A new cassette recording, said to have been made by Osama bin Laden, has been obtained by AP after it was smuggled out of Afghanistan. It calls for Muslims to rise up in a holy war against the coalition countries.
The U.S. occupation of Iraq could be lengthy
Deputy Defense Secretary Paul Wolfowitz estimates that it will take at least six months to put a new government in place in Iraq.
Exiled Iraqi opposition leader Ahmad Chalabi says, “I'm not prepared to give a timeframe. But we expect to have a constitution ratified within two years.”
Amir Taheri, writing for the National Review, says, “Signs are that opinion is hardening in the Bush administration in favor of direct American rule for at least five years. Although the Pentagon is not keen, other parts of the administration, including the Sate Department and the National Security Council, favor the direct-rule option.” He fears this “could be a disaster for all concerned.”
And in Iraq, Kurdish and Shiite opposition groups rejected the idea of an American military government.
We should note that though it’s been a long time since we were occupiers, the U.S. still has troops in Germany and Japan, nearly 60 years after the end of World War II, and still has them in South Korea 50 years after the armistice of 1953.
Now, about Korea
There never seems to be good news on this dangerous and drifting situation and today is no exception. High-level talks between North and South Korea were called off after the North failed to confirm that they would proceed. They were scheduled for Wednesday, the same day the United Nations Security Council is scheduled to discuss a U.S. proposal to impose sanctions on the North because of its nuclear weapons program.
The American Conservative, former presidential candidate Pat Buchanan’s magazine, has a solid outline of what’s at risk here if you skip over some doctrinaire rhetoric.
By the way, who says the Bush administration is unilateralist?
That’s been the charge since the U.S. steamrolled many of its traditional allies and the U.N. and plunged into Iraq. Unilateralism only seems to apply to Iraq (so far), though. North Korea is demanding direct talks with the U.S. to resolve the nuclear standoff, but the U.S. says it’ll meet with the Koreans only in a multilateral setting.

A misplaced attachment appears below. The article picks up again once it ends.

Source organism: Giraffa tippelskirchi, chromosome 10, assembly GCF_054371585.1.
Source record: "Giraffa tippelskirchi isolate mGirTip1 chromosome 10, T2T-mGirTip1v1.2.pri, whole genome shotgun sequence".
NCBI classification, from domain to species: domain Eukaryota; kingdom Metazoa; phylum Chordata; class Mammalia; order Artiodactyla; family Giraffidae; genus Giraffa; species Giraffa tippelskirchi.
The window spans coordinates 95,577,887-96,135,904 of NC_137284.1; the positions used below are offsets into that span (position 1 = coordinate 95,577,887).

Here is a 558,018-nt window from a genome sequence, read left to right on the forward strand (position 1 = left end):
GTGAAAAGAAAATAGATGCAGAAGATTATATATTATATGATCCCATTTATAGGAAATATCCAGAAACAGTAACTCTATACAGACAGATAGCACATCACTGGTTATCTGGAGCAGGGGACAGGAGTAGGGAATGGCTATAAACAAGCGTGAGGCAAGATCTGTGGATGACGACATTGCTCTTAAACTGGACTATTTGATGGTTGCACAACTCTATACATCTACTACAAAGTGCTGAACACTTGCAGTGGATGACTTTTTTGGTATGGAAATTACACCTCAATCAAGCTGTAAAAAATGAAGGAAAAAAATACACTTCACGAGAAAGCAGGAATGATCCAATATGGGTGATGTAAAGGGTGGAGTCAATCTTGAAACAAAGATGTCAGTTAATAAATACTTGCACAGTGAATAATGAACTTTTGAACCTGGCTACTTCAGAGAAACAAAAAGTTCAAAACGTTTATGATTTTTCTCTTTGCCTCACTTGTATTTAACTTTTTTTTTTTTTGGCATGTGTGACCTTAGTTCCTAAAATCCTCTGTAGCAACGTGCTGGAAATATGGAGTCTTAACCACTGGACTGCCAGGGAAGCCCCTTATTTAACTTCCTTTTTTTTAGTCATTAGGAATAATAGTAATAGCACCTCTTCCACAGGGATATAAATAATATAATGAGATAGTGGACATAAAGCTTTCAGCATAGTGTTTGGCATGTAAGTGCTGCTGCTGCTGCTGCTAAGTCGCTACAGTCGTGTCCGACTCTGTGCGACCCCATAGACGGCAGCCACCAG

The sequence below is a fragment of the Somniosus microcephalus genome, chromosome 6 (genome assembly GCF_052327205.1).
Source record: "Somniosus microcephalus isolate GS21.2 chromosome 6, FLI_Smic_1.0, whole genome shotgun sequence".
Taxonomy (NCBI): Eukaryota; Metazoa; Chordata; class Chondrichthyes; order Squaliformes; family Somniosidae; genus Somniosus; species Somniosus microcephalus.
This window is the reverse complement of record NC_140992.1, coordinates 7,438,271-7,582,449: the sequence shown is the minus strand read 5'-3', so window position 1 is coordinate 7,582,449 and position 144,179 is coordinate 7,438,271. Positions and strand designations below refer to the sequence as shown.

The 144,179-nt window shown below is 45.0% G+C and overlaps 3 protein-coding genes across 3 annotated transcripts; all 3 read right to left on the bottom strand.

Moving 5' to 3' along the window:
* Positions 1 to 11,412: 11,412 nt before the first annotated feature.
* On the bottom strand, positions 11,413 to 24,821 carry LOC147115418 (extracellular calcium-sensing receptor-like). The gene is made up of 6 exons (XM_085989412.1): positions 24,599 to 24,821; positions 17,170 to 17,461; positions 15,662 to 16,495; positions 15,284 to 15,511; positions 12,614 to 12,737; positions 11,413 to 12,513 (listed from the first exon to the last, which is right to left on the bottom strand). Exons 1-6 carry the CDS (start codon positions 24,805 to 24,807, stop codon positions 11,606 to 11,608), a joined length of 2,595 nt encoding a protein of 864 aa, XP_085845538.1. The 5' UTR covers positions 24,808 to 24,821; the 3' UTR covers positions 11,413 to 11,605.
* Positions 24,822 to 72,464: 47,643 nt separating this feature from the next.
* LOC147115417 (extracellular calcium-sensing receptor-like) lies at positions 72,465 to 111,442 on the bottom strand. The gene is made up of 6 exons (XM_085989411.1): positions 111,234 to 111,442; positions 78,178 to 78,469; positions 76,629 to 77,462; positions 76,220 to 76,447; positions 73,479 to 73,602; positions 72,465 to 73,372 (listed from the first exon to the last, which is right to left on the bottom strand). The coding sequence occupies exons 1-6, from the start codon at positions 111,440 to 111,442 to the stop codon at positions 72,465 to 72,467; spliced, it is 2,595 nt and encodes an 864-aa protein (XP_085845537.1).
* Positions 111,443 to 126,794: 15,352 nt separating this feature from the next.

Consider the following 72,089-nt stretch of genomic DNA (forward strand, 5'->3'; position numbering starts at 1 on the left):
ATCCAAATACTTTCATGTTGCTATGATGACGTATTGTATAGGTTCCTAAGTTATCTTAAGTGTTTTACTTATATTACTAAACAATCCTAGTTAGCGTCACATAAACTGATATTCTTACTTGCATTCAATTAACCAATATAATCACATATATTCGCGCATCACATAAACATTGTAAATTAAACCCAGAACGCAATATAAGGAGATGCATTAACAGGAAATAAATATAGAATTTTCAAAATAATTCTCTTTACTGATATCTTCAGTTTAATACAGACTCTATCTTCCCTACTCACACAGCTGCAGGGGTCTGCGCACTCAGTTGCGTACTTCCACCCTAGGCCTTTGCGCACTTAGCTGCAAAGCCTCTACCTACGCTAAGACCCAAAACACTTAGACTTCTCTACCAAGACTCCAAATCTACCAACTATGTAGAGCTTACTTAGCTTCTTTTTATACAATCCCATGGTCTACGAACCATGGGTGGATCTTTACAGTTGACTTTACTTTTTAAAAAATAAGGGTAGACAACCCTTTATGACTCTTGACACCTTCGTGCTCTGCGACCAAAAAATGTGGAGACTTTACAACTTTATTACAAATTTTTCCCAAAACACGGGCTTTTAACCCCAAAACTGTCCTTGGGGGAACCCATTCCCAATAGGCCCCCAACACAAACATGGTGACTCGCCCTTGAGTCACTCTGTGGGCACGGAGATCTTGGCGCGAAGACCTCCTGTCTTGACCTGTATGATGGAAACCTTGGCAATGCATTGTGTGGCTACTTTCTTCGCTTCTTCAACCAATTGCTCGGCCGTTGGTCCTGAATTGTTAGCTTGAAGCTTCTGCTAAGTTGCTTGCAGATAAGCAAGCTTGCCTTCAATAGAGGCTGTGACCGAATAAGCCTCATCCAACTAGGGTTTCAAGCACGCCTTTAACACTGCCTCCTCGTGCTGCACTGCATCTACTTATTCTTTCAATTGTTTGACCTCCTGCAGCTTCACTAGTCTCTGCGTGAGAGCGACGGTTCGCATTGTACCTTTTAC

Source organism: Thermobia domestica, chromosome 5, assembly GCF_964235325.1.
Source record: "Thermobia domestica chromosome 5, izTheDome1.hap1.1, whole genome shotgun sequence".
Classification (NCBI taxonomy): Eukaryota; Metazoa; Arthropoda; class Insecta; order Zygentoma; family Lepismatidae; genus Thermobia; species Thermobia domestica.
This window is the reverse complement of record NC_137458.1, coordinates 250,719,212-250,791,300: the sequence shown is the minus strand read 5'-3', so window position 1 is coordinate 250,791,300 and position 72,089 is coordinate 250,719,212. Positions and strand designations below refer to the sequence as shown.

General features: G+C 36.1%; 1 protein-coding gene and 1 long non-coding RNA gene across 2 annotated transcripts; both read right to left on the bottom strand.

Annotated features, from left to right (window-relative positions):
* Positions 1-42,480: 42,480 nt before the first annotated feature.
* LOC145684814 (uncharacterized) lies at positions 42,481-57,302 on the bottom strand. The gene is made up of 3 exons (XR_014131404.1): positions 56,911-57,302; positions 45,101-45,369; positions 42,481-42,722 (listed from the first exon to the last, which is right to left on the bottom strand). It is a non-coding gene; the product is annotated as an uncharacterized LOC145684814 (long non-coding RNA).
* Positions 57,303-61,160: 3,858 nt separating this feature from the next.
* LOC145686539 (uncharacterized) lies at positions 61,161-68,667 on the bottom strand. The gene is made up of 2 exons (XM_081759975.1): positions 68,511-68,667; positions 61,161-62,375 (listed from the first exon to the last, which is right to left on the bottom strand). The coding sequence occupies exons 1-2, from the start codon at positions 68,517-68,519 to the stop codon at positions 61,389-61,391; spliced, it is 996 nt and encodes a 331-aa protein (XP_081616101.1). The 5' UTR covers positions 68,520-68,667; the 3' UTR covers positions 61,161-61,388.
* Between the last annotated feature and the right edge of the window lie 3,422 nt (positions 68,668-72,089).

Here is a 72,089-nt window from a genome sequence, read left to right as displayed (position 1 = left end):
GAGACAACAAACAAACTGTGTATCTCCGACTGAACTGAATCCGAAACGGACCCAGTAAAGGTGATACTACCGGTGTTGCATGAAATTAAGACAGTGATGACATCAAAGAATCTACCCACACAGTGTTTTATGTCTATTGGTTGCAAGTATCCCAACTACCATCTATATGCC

Ups and downs in the war on terror
While the last days of the Iraqi regime play out in Baghdad, let’s see how the broader war on terrorism is going. There’s good news and bad news.
Let’s take the bad first.
From Afghanistan comes word that the Taliban “is not only determined to remain a force in this country, but is reorganizing and reviving its command structure.”
Guerrilla attacks have made foreign aid workers feel unsafe. An ally of President Mohammed Karzai was assassinated recently. Reconstruction work in the country, devastated by 23 years of war, is painfully slow.
Next, closer to home, some 14 members of Al Qaida reportedly are in Mexico, working with drug dealers and other criminals in hopes of finding a way into the U.S. One possible attack plan: fire-bombing the Washington Metro between the Capitol Hill and White House stations.
Now for the good news. U.S. agents and those of governments in Southeast Asia foiled a number of attacks planned by Jemaah Islamiah – they’re the radical group thought to have been behind the Bali bombing that killed 200 people – on U.S. and allied embassies and business interests.
The would-be bombers bought 4 tons of ammonium nitrate, four times the amount Timothy McVeigh used to blow up the Oklahoma City federal building. It has not been recovered.
Britain’s smart dumb bomb
The Brits are about to start using a quite unconventional weapon to attack Iraqi military targets that have been placed in civilian neighborhoods: the concrete bomb. The hope is that this device will cut civilian casualties while still taking out military equipment.
These things are shaped like a bomb, weigh 1,000 pounds and are laser-guided to their targets. A half-ton of concrete landing on you probably could ruin your whole day, even if you’re in a tank.
The bombs are being painted blue so that cleanup crews will know they’re not real, unexploded bombs if some are found lying around afterward.
The Red Cross says hospital conditions are “terrible” in Baghdad
Anything that can cut civilian casualties will be welcome. The fighting has become so intense and the situation in Iraq so chaotic that it’s no longer possible to provide casualty figures that are even vaguely accurate, except for those among coalition troops.
The Red Cross reports that Baghdad’s hospitals are clogged and low on both water and anesthetics.
Probably most of those filling the hospitals are Iraqi troops. U.S. Central Command has given estimates of 2,000 to 3,000 Iraqi combatant deaths in Baghdad, so there no doubt are hundreds of wounded. But there also undoubtedly are many civilian casualties.
At this writing, coalition military deaths stand at 80 Americans and 27 Britons. In addition, seven U.S. troops are prisoners of war and eight are missing in action.
Weapons of mass destruction: One of the latest finds of purported chemical weapons, at an agricultural facility near Karbala, may be pesticides. More detailed testing is being done. The jury is still out on another reported discovery: 20 missiles said to have chemical warheads. If there actually are any WMDs in Iraq, the U.S. seems to have decided they pose no threat after all: all Marines were told to discard their chemical-protection suits.
Pearl Jam: The Seattle grunge rockers are “are rejecting as media hype a report that there was a mass walkout by upset fans after lead singer Eddie Vedder impaled a mask of President Bush on a microphone stand during the encore."
Peter Arnett: Now he’s working for an Arab TV station. Maybe this helps explain his problem.